Appletons' Cyclopædia of American Biography/Smith, Joseph (prophet)
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Smith, Joseph (prophet)
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|Edition of 1900. See also Joseph Smith, Jr. and Joseph Smith III on Wikipedia, and our Appletons' Cyclopædia of American Biography disclaimer.|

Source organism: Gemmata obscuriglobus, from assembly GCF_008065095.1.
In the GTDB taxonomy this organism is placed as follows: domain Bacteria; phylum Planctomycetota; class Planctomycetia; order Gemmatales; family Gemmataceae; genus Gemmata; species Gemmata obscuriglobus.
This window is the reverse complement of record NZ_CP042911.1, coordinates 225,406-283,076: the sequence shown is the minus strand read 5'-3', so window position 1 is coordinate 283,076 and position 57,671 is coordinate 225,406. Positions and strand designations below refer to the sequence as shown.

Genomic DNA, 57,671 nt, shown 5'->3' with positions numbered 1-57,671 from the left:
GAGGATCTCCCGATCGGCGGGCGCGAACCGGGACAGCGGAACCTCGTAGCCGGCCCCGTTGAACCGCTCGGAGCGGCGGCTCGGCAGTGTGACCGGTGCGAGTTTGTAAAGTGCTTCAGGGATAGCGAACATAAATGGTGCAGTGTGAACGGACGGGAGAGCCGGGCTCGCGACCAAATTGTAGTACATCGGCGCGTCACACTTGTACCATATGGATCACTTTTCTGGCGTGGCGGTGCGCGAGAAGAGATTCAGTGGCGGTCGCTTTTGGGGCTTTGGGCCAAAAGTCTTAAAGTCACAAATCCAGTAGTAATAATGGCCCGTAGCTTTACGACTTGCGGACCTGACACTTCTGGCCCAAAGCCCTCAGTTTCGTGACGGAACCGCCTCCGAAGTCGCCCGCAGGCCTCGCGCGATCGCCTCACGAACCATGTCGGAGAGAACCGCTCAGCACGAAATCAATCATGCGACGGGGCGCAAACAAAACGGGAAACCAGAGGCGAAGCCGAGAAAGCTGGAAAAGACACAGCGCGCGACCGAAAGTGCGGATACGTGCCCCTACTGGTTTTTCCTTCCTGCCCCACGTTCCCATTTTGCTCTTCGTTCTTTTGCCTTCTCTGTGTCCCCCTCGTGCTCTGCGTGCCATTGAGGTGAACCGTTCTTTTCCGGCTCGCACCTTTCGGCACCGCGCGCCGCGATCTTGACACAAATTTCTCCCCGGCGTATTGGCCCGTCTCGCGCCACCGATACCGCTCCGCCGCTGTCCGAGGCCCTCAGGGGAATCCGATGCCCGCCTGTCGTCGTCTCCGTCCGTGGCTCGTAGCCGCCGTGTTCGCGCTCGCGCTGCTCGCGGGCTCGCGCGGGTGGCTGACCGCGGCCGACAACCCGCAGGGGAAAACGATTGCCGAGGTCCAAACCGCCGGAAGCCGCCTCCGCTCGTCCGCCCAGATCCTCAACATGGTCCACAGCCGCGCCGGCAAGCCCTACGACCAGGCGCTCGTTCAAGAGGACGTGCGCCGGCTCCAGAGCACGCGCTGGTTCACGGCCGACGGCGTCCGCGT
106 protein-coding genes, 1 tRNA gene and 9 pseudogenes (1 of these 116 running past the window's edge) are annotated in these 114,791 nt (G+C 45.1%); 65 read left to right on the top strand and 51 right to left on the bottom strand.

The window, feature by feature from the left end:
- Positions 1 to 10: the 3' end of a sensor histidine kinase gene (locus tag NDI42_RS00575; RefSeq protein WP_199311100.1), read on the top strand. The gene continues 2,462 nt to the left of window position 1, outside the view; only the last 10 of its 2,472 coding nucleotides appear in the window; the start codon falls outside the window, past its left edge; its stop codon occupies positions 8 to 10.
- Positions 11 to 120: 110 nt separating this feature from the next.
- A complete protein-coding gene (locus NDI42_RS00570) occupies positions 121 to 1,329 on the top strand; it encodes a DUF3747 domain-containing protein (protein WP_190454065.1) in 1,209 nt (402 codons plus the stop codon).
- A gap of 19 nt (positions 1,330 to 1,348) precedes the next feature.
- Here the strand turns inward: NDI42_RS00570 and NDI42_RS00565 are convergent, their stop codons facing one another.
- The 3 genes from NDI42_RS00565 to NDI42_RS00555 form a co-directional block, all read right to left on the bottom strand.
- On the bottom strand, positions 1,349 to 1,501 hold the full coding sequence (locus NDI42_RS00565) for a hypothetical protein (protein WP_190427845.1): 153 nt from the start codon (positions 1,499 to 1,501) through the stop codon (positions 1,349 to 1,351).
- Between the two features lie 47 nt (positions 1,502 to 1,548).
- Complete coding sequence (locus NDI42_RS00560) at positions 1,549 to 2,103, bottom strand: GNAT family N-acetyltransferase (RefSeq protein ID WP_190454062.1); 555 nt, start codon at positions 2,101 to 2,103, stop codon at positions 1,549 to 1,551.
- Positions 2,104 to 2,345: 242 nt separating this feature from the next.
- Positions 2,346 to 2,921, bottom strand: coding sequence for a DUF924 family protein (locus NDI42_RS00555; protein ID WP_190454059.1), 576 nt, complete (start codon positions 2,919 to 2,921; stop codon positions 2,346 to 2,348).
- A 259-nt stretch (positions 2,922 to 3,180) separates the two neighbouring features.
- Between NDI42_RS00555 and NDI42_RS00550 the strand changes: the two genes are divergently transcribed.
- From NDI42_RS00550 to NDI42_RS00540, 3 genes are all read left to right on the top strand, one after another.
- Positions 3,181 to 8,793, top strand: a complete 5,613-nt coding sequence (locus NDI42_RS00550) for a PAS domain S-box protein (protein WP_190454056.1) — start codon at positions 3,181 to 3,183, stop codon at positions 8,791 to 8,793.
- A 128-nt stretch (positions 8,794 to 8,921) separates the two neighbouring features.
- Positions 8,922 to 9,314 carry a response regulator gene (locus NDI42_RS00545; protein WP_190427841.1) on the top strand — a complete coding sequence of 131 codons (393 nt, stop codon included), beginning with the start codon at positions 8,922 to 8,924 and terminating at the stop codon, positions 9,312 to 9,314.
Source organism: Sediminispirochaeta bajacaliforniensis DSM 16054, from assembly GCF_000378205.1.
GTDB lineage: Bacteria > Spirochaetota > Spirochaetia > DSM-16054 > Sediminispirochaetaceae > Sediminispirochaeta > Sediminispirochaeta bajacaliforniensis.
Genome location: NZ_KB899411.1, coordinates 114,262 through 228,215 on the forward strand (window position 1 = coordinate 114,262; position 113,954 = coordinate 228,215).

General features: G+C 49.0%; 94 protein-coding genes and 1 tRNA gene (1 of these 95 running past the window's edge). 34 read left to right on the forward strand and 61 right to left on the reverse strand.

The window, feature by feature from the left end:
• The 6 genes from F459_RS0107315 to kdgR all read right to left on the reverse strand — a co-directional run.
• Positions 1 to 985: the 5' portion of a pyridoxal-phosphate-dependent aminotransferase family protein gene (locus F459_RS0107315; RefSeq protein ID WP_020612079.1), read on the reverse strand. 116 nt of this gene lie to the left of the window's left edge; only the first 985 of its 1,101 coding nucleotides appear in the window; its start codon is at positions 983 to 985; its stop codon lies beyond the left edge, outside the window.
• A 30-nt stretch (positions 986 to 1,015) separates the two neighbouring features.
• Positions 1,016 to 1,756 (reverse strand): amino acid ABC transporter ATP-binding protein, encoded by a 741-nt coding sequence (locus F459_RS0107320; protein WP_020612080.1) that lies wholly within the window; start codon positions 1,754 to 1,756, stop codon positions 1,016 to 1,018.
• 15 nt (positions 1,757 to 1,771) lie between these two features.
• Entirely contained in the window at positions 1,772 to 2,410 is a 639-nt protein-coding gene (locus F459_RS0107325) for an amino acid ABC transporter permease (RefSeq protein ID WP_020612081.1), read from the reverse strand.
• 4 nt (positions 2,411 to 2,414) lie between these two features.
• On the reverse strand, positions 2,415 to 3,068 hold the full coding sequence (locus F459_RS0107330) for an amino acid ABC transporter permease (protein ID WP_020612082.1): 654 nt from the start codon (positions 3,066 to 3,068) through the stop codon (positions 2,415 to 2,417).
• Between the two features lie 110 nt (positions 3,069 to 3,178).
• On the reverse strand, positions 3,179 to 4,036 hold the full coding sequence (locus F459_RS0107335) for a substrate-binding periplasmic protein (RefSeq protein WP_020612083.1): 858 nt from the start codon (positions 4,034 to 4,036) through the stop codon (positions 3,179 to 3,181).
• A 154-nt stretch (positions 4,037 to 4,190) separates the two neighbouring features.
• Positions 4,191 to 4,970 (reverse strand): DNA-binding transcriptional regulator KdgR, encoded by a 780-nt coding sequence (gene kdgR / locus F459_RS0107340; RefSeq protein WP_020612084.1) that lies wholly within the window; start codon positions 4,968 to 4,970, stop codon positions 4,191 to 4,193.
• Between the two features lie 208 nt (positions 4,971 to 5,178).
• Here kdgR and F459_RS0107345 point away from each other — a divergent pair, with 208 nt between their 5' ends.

SMITH, Joseph, Mormon prophet, b. in Sharon, Vt., 23 Dec., 1805; d. in Carthage, Ill., 27 June, 1844. His parents were poor, and when he was ten years of age they moved to Palmyra, N. Y., and four years later to Manchester, a few miles distant. In the spring of 1820, in the midst of great religious excitement, four of his father's family having joined the Presbyterian church, Joseph claimed to have gone into the woods to pray, when he had a vision in some respects similar to St. Paul's, but was told by his religious advisers that “it is all of the devil,” and he was ridiculed by the public. On the evening of 21 Sept., 1823. after going to bed, he claimed to have had another vision. According to his story, an angel named Moroni visited him and told him of a book written upon golden plates, in which was a history of the former inhabitants of this country and “the fulness of the everlasting gospel,” and indicated to him where the book was deposited in the earth. He subsequently went to the spot that he had seen in his vision, found the plates of gold, but an unseen power prevented him from removing them. Moroni, with whom Smith claimed to have had many interviews, told him that he had not kept the Lord's command, that he valued the golden plates more than the records upon them, and not till his love for gold had abated and he was willing to give his time to the Lord and translate the inscriptions upon the plates would they ever be delivered to him. It is claimed that this was done by the angel, 22 Sept., 1827. Smith told of his visions from time to time, and, to escape the jeers and ridicule of the people of Manchester, he went to reside with his wife's family in Susquehanna county, Pa., where, according to his own account, he began to copy the characters on the plates and by the aid of “Urim and Thummim.” a pair of magic spectacles, translated them from behind a curtain, dictating the “Book of Mormon” to Martin Harris and later to Oliver Cowdery, who joined him in April, 1829. These two frequently went into the woods to pray for divine instruction, and on 15 May, 1829, they claimed that they were addressed by the materialized spirit of John the Baptist, who conferred upon them the priesthood of Aaron and commanded that they baptize each other by immersion for the remission of sins. Both claimed after they were baptized to have received the gift of the Holy Ghost, and from that time had the spirit of prophecy. The “Book of Mormon” was printed in Palmyra, N. Y., by Egbert B. Grandin in 1830. The Mormon church was organized, 6 April, 1830, by six “saints,” at the house of Peter Whitmer, in Fayette, N. Y., and Oliver Cowdery preached the first sermon on the following Sunday, at the house of Mr. Whitmer, when several were baptized. The first conference of the church was held in June, 1830, at which thirty members were present, and thereafter the “prophet” claimed supernatural powers. Numerous miracles were performed by him, of which the casting the devil out of Newell Knight, of Colesville, N. Y., was the first that was done in the church. The membership increased rapidly, and Kirtland, Ohio, was declared to be the promised land of the Mormons. In February, Smith and the leaders of the church settled in that place, and almost at once missionaries were sent to make converts. Early in June, Missouri was announced by Smith to be the chosen land, and in July he located the new city of Zion. Soon afterward he returned to Kirtland, and during a visit to Hiram, Ohio, with Sidney Rigdon, he was tarred and feathered. (See Rigdon, Sidney, for the subsequent events of this period.) Meanwhile the building of the first “temple” in Kirtland was decided upon, and each Mormon was compelled to give one seventh of his time in labor for its completion in addition to the tithes that were paid into the treasury. It was 80 feet long, 59 feet wide, and 50 feet high, and was dedicated on 27 March, 1836. At a conference of the elders, held 3 May, 1834, the name of “The Church of Jesus Christ of Latter-Day Saints” was adopted, and on 14 Feb., 1835, a quorum of the twelve apostles was organized. During 1837-'8 dissensions arose in the church, owing to the financial difficulties of the time, and many of the members left it. Smith was charged with having recommended two of his followers to take the life of Grandison Newell, an opponent of Mormonism, but, although he was brought before the courts, he was discharged, owing to the lack of evidence. The failure of the bank, charges of fraud, and other difficulties occurred, and on 13 Jan., 1838, he made his escape to Illinois, ultimately reaching Far West, Mo. Toward the close of the year the conflict between the Mormons and Missourians, who had previously insisted that the former should leave their territory, assumed the proportions of civil war. The Mormons armed themselves and, assembling in large bodies, fortified their towns and defied the officers of the law. The militia of the state was called out by the governor. Smith and many of his associates were lodged in jail, having been indicted for “murder, treason, burglary, arson, and larceny,” but on 16 April, 1839, during their removal to Boone county, made their escape to Illinois, whither their families had fled. After this the leaders of the church were frequently arrested on various charges, the “prophet” being in custody nearly fifty times. Most of the refugees met in Hancock county, Ill., and on the site of the town of Commerce the city of the saints, Nauvoo, was founded and a charter obtained, signed by the governor, 16 Dec., 1840. The municipal election was held on 1 Feb., 1841, Smith was elected mayor, and two days previously he was chosen sole trustee of the Mormon church, with unlimited powers. The charter of the city granted the right to form a military organization, called the Nauvoo legion, which at one time contained about 1,500 men, and on 4 Feb., 1841, Smith was elected lieutenant-general. The erection of a new temple was begun, missionaries were sent to England, through whom large accessions were made to the church, and in 1842 Smith was at the height of his prosperity. Not only was his fame known from one end of the land to the other, but his favor was sought eagerly by the leaders of the two great political parties, who flattered and praised him that they might win his support. Jealousies soon arose among the leaders, some of whom were driven from the church, and by his revelation of 12 July, 1843, authorizing him to take spiritual wives, he antagonized certain of his followers, among whom were Dr. Robert D. Foster and William Law, whose wives he had solicited to enter into the married state with him. In 1844, with other apostate Mormons, Foster and Law decided upon the establishment of a newspaper in Nauvoo, for the purpose of making war upon the leaders of Mormonism. This was the “Nauvoo Expositor,” the first and only number of which contained what purported to be affidavits from sixteen women who insisted that Smith and Sidney Rigdon were guilty of moral impurity and were in favor of the “spiritual-wife” system, which they openly denounced. These accusations greatly incensed the “prophet,” and the city council declared the paper a nuisance, and ordered that it should be abated. Under cover of this ordinance the followers of Smith attacked the building, destroyed the presses, and made a bonfire of the paper and furniture. Foster and Law fled to Carthage, and a warrant was issued for the arrest of Joseph Smith, the mayor of Nauvoo, and seventeen of his adherents. He refused to acknowledge the validity of the warrant, and the constable who served it was marched out of Nauvoo by the city marshal. The militia was called out, and the Mormons gave up their public arms. Joseph and Hyrum Smith were arrested on a charge of treason and taken to Carthage jail. The governor visited the Smiths in jail, made a promise of protection to them, and had a guard placed over the building. On the evening of 27 June, 1844, a band of more than 100 men, with blackened faces, rushed into the jail and fired upon the brothers, killing Hyrum first, while Joseph was pierced with four bullets and fell dead. See “Mormonism and the Mormons,” by Daniel P. Kidder (New York, 1842); “The Mormons: or Latter-Day Saints, with Memoirs of Joseph Smith” (London, 1851); and the “Early Days of Mormonism,” by J. H. Kennedy (New York, 1888). — His son, Joseph, b. in Kirtland, Ohio, 6 Nov., 1832, after the death of his father in 1844 remained in Nauvoo with his mother, who would not acknowledge the authority of Brigham Young. For years she kept a hotel, in which her son assisted her. He also was clerk in a store, worked on a farm, was sub-contractor on a railroad, and studied law. After standing aloof from the Mormon church till he was about twenty-four years of age, he resolved to put himself at the head of a “reorganized” branch of it, which he did in 1860. In 1866 he left Nauvoo and took up his abode as editor and manager of “The Saints' Herald” at Plano, Ill. He then went abroad and preached frequently for about fifteen years, and then removed to Lamoni, Iowa, continuing to reside there as the acknowledged head of the reorganized church of Jesus Christ of Latter-Day Saints, a strong opponent to the doctrine and practices of the polygamists of Utah.